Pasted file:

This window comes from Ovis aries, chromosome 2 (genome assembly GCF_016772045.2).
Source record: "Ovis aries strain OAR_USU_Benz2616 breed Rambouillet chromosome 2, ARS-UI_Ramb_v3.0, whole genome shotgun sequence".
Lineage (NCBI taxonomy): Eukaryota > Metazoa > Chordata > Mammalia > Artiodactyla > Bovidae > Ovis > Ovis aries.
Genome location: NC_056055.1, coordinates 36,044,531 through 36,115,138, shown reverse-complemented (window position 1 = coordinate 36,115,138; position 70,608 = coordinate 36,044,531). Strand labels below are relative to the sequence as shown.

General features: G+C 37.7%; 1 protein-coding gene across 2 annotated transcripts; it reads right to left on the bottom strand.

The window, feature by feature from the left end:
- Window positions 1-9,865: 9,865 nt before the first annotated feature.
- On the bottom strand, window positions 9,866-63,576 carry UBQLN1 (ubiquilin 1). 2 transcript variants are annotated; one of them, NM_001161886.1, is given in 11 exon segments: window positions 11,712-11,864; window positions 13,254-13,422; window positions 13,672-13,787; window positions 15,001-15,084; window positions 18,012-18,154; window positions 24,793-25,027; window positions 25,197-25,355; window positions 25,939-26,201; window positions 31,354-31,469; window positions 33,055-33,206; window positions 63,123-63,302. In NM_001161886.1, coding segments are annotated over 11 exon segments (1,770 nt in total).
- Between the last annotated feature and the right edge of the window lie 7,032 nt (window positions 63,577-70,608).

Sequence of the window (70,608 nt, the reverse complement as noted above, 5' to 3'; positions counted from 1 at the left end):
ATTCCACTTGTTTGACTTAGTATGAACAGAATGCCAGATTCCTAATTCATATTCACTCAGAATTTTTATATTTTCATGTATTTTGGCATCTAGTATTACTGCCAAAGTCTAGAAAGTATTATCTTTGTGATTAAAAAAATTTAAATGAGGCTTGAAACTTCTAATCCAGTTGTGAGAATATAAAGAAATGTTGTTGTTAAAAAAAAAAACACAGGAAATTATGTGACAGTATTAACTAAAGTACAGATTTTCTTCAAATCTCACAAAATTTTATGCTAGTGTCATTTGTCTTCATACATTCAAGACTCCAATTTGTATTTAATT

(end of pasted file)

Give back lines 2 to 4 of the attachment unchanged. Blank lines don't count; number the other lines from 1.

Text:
Source record: "Ovis aries strain OAR_USU_Benz2616 breed Rambouillet chromosome 2, ARS-UI_Ramb_v3.0, whole genome shotgun sequence".
Lineage (NCBI taxonomy): Eukaryota > Metazoa > Chordata > Mammalia > Artiodactyla > Bovidae > Ovis > Ovis aries.
Genome location: NC_056055.1, coordinates 36,044,531 through 36,115,138, shown reverse-complemented (window position 1 = coordinate 36,115,138; position 70,608 = coordinate 36,044,531). Strand labels below are relative to the sequence as shown.